Last Updated: December 18, 2018 | First Published: January 31, 2018
Reviewed by: Dr. Razak Nohri, Pharm.D, M.Phil, MBA
Monolaurin and HPV - Monolaurin has been widely researched for its benefits and treatment of viruses such as herpes, influenza (flu), EBV, cold sores, etc, but can it treat HPV? Today we cover some of the basics of Monolaurin and HPV and discuss the treatment, dosing, benefits, and possible side effects.
What is Monolaurin?
Monolaurin is a natural anti-viral supplement (medium chain fatty acid - MCFA) derived from coconut oil. It has been widely researched for its powerful antiviral, antibacterial, and antimicrobial properties in vitro and in vivo. The majority of the research and clinical application seems to focus on the treatment of Herpes Simplex 1 (HSV-1 or cold sores) and Herpes Simplex 2 (HSV -2 or genital herpes), but monolaurin may benefit the treatment of HPV (Human papillomavirus).
Monolaurin and HPV
Monolaurin destroys viruses by attacking the protective lipid sheath of a virus' DNA & RNA, effectively disintegrating the virus. Some research suggests that monolaurin further prevents the replication of viruses by binding to this lipid coat and making replication and infection impossible. [Ref # 1, 2, 3] When it comes to HPV, Monolaurin has been shown to be effective, in vitro, against HPV [Ref #4]. Further research suggest that coconut products like monolaurin may be helpful in preventing certain types of cancers - including those caused by HPV - due to the natural effects of medium chain fatty acids (MCFA) [Ref# 5]
The benefits of Monolaurin are far reaching. Monolaurin is natural, non-toxic, and listed on the FDA's "Generally Regarded as Safe" (GRAS) list. Monolaurin can be used to treat a wide range of viruses, bacterial, and microbial infections without contributing to antibiotic resistance [Ref #6]. In some cases, Monolaurin can even be used to prevent an infection in the first place [Ref #7]. New applications for the supplement are being explored and considered almost daily. An updated list of research can be found on the Research Page.
Monolaurin can be taken at different dosages and intervals depending on the individual and the infection being addressed. The "low and slow" application is generally accepted - beginning with a low dosage (one capsule once per day, for example) will help introduce the individual to the supplement and avoid the herxheimer reaction (a rapid die-off of virus which creates ironic flu-like symptoms). A gradual build up to two capsules with each meal (three times daily) is generally tolerated for most individuals. Larger or smaller doses can be used depending on the severity of symptoms and the individual's tolerance. See additional detailed dosing information in the Dosing Guide .
Monolaurin Side Effects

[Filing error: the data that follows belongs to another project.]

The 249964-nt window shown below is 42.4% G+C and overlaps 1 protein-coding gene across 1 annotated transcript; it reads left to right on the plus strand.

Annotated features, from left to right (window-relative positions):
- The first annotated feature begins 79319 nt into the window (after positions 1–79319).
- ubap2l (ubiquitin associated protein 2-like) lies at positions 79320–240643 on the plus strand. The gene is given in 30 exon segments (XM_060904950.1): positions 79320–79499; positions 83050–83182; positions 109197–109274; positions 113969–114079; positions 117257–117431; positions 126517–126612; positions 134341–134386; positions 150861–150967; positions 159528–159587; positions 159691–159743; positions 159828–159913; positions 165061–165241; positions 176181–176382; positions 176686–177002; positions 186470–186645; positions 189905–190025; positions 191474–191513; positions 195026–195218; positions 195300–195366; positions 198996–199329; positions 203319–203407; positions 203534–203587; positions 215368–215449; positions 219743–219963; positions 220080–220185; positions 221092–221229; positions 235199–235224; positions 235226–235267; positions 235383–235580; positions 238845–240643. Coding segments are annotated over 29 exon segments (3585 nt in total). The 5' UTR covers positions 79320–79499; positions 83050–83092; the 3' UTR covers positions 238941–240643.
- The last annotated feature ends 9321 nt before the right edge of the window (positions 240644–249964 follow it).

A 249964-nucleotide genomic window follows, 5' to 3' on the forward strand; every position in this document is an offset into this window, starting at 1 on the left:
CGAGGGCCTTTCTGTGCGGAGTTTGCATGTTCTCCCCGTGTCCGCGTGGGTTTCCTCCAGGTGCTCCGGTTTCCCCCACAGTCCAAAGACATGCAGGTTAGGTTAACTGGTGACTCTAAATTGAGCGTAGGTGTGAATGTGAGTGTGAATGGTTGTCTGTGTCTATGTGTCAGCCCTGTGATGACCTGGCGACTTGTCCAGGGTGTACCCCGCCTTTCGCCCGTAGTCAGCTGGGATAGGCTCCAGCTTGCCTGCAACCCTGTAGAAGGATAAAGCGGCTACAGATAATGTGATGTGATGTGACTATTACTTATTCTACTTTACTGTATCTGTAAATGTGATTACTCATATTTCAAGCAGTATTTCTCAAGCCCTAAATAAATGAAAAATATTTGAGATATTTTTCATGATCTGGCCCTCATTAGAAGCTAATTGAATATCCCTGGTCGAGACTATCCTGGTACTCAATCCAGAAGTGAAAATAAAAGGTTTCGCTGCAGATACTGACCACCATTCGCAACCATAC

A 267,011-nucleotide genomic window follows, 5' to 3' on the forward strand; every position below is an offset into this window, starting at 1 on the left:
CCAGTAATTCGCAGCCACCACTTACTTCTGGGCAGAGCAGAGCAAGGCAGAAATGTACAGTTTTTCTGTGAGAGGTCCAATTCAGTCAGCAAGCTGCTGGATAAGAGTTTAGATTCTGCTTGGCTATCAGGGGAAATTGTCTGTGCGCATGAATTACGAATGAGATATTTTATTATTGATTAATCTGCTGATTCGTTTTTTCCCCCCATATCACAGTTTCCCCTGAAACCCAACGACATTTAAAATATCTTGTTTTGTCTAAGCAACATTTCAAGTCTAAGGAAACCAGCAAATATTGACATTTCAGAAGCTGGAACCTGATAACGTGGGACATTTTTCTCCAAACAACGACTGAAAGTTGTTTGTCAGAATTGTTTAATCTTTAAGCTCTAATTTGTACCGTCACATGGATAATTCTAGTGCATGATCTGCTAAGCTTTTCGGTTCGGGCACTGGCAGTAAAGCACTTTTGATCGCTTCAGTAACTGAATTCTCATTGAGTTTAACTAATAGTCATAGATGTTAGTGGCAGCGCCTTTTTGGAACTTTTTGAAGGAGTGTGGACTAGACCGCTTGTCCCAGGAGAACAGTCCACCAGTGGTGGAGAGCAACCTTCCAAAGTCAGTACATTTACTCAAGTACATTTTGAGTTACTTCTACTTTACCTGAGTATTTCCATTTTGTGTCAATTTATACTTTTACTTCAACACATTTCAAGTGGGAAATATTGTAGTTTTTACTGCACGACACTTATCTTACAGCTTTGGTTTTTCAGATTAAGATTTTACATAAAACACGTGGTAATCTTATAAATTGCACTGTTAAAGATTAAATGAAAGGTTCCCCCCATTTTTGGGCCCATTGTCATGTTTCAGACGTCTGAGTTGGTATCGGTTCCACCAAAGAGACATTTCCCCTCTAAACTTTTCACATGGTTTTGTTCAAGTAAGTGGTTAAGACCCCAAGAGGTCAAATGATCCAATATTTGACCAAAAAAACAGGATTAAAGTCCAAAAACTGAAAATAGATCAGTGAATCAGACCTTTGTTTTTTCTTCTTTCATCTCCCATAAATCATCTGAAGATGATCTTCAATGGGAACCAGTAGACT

Given its natural properties, Monolaurin rarely causes side effects. Monolaurin has no documented "upper limit", but if taken too quickly at high doses may cause a rapid viral or bacterial die-off commonly known as the herxheimer reaction. The result is an abundance of dead virus or bacteria by-products in the body which may inadvertently cause an immune response similar to the flu. Monolaurin has a naturally soapy taste if the capsule is opened or chewed, and some may experience stomach upset if large doses are taken on an empty stomach. The majority of negative side effects are actually from synthetic fillers or excipients added by manufacturers such as magnesium stearate (slows absorption), glycerol (can upset the stomach), or silica (may cause cell inflammation). Natural Cure Labs Premium Monolaurin contains no synthetic fillers, surfactants, or excipients.
Monolaurin is a powerful supplement, and if used correctly and in conjunction with other supplements or lifestyle changes may contribute to fighting infections like HPV.
If this is your first time taking Monolaurin, be sure to note some of the important considerations when selecting your first Monolaurin product in the Buying Guide.
As with any new dietary supplement, Monolaurin should be taken under the supervision and guidance of a healthcare professional.
Thormar, H.; Isaacs, C. E.; Brown, H. R.; Barshatzky, M. R.; Pessolano, T. (1987-01-01). "Inactivation of enveloped viruses and killing of cells by fatty acids and monoglycerides". Antimicrobial Agents and Chemotherapy. 31(1): 27–31.
Arora, Rajesh; Chawla, R.; Marwah, Rohit; Arora, P.; Sharma, R. K.; Kaushik, Vinod; Goel, R.; Kaur, A.; Silambarasan, M. (2011-01-01). "Potential of Complementary and Alternative Medicine in Preventive Management of Novel H1N1 Flu (Swine Flu) Pandemic: Thwarting Potential Disasters in the Bud". Evidence-Based Complementary and Alternative Medicine. 2011: 1–16
Isaacs, C. E.; Kim, K. S.; Thormar, H. (1994-06-06). "Inactivation of enveloped viruses in human bodily fluids by purified lipids". Annals of the New York Academy of Sciences. 724: 457–464.
Lieberman S, Enig MG, Preuss HG. A review of monolaurin and lauric acid: natural virucidal and bactericidal agents. Alternative & Complementary Therapies 2006;12(6):310-314.
Fife, B. "Coconut Cures: Preventing and Treating Common Health Problems with Coconut". Piccadilly Books, Ltd. October 27, 2011
Carpo, Beatriz G.; Verallo-Rowell, Vermén M.; Kabara, Jon (2007-10-01). "Novel antibacterial activity of monolaurin compared with conventional antibiotics against organisms from skin infections: an in vitro study". Journal of drugs in dermatology: JDD. 6 (10): 991–998
Fahmy ZH, Aly E, Shalsh I, Mohamed AH. The effect of medium chain saturated fatty acid (monolaurin) on levels of the cytokines on experimental animal in Entamoeba histolytica and Giardia lamblia infection. African Journal of Pharmacy and Pharmacology. January 2014.